As I write this, the weather – with lots of wind and rain – hasn’t been good for much fishing. However, all the rain that we’re having is a sign of good things to come, so now is the time to get all of your gear cleaned up and ready to go.
Near Wonthaggi, Baxters Beach and Williamsons Beach have been producing salmon to 1.4kg, taken on the run-in tide in between the bouts of bad weather. Some of the locals have bagged some nice fish, however, weed has been a bit of a problem at Williamsons.
The water is a little dirty due to the rough weather and the Powlett River that’s been in flood. There have been some reasonable catches of salmon around the 1.3kg mark on the run-in tide. The best baits for all of these surf beaches have been whitebait, bluebait, squid and pipis. Surf poppers have also been working well.
The Powlett has also been in flood so not much has been happening there. The area has had heaps of rain this year and that usually means good bream fishing to come once the water clears. Best baits for the Powlett are green prawns, worm, shrimp and nippers. Earthworms also work well when the water is dirty.
Small salmon, tommy ruff, bream, mullet and a few squid are being caught, but the fishing has been very slow. Things will pick up as the weather and water temperature warms, and as more people get out on the water, more reports will filter through.
A few barracouta and salmon, with the odd whiting and pinky snapper have been taken of late. The whiting are beginning to show up in numbers in this will continue to get better. Best baits are pipis, nippers and squid strips.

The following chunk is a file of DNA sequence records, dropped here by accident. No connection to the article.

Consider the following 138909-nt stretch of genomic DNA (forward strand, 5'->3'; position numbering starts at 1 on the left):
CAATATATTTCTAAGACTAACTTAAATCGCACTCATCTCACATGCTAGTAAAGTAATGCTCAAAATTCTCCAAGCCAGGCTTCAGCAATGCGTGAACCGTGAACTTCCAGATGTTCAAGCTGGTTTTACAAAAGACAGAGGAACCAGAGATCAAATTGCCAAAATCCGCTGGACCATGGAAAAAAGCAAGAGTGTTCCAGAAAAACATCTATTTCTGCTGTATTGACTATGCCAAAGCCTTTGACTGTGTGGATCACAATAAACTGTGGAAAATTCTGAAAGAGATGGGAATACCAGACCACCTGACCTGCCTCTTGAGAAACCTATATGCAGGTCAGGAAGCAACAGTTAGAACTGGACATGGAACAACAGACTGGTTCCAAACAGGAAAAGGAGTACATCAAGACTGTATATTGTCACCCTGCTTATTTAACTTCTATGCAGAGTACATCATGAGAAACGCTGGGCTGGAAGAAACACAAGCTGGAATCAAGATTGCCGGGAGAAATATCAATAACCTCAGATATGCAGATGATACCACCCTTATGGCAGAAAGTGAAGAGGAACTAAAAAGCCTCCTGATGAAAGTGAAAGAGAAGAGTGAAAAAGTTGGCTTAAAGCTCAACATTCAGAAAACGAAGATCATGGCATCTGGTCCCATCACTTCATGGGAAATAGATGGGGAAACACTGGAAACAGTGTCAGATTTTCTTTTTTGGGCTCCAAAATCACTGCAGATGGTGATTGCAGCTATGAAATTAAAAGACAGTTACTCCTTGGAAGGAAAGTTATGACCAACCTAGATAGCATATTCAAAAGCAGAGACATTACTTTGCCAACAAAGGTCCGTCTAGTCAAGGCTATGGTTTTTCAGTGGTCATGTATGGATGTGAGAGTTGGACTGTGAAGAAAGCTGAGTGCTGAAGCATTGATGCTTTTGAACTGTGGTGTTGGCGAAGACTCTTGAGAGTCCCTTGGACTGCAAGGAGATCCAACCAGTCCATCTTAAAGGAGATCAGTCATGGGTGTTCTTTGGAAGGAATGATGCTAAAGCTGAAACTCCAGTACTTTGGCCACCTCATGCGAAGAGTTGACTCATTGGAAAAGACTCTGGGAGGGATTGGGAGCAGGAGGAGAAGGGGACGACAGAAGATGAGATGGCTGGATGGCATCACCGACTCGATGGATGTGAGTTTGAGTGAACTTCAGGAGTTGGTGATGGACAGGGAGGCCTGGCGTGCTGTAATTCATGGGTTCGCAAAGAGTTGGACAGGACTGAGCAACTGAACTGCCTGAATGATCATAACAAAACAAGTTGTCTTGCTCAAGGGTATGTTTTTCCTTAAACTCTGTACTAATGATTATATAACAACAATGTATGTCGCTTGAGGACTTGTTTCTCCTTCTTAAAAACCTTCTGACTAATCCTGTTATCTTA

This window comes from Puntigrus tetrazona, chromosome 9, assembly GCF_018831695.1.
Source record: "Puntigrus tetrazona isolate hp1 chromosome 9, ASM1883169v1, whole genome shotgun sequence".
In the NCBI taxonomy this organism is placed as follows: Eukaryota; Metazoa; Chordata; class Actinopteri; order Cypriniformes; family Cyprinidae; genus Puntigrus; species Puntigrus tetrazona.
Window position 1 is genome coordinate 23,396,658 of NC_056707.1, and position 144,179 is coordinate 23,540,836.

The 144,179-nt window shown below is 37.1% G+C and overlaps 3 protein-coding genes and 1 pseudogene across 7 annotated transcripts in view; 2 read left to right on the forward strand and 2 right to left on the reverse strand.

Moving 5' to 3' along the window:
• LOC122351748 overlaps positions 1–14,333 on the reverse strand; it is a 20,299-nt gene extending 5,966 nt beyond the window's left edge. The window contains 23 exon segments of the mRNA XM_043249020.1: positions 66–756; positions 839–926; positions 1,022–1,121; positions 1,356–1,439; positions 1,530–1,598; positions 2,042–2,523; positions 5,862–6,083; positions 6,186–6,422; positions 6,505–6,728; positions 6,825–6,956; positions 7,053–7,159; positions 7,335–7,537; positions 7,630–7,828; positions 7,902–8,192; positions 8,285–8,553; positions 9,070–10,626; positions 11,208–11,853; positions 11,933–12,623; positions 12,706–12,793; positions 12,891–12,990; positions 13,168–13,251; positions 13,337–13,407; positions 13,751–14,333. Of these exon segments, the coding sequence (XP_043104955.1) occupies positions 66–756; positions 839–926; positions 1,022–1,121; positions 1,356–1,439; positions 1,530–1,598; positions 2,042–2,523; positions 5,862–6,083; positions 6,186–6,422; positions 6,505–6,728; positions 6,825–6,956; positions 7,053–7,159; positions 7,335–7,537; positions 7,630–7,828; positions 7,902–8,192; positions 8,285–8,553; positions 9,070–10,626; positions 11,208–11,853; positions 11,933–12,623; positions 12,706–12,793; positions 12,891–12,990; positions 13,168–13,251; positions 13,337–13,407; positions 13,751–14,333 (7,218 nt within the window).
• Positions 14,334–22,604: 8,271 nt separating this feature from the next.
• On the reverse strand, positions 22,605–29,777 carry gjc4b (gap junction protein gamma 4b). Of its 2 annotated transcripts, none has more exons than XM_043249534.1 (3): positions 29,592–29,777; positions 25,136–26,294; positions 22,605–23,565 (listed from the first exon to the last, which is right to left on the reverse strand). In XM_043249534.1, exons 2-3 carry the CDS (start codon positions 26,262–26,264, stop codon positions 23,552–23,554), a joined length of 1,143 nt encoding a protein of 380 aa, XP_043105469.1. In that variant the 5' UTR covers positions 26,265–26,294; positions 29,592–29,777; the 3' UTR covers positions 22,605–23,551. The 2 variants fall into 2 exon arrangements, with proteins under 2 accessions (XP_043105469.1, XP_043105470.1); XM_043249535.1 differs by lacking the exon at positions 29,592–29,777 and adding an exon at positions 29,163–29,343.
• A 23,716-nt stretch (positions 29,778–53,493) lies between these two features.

The annual run of big squid has started and between now and Christmas is the best time to target this species. Some of these squid are huge – weights of 4-5kg are not uncommon. The two best methods to catch them are baited jigs and the prawn-type squid jig.
The 3.5oz jigs work the best for the bigger squid. They take all colours but seem to have a preference for the pink ones. Whole silver whiting are the go on the baited jigs, and these are suspended under a float. Best results are obtained by drifting, with the baits about half a metre off the bottom.
The odd whiting is also about, but they are few and far between. Snook are about in reasonable numbers, trolling over grassy-reefy areas is the most effective way to catch them. Small silver or soft plastic lures work well. For best results you need to get your lures working down at about 1m off the bottom. Garfish strips on ganged hooks also work well.
Small salmon (or bay trout) have been plentiful on the beaches, with fish up to 1.4kg common.Reads: 2003